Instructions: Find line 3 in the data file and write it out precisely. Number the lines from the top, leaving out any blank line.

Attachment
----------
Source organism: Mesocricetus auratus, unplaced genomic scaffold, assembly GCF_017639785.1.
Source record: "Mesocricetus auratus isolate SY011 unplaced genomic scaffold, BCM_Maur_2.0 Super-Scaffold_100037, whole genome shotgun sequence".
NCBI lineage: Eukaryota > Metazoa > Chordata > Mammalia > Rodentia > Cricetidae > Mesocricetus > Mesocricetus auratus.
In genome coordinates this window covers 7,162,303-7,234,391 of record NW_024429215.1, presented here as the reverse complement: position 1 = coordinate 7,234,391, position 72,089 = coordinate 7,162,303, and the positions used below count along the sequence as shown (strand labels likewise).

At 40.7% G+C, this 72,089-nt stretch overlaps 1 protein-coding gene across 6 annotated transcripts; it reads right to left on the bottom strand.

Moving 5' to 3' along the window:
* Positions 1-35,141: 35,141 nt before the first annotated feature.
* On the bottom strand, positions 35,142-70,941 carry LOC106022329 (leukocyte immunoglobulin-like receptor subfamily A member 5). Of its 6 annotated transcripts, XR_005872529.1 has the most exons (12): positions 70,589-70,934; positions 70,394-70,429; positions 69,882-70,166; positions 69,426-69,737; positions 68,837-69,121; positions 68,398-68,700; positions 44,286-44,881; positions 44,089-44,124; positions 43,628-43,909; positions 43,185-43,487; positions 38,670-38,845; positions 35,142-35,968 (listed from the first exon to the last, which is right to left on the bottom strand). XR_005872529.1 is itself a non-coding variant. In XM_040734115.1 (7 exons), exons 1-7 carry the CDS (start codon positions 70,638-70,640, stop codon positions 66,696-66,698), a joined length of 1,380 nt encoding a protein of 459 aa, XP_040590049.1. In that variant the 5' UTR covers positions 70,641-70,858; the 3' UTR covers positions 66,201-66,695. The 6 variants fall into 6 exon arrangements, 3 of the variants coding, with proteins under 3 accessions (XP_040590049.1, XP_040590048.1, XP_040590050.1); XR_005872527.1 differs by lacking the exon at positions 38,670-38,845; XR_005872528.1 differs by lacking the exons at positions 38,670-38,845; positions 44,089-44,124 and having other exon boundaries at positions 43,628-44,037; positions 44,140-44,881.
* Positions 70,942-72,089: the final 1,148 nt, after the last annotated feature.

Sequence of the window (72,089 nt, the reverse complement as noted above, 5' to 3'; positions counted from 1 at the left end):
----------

NCBI lineage: Eukaryota > Metazoa > Chordata > Mammalia > Rodentia > Cricetidae > Mesocricetus > Mesocricetus auratus.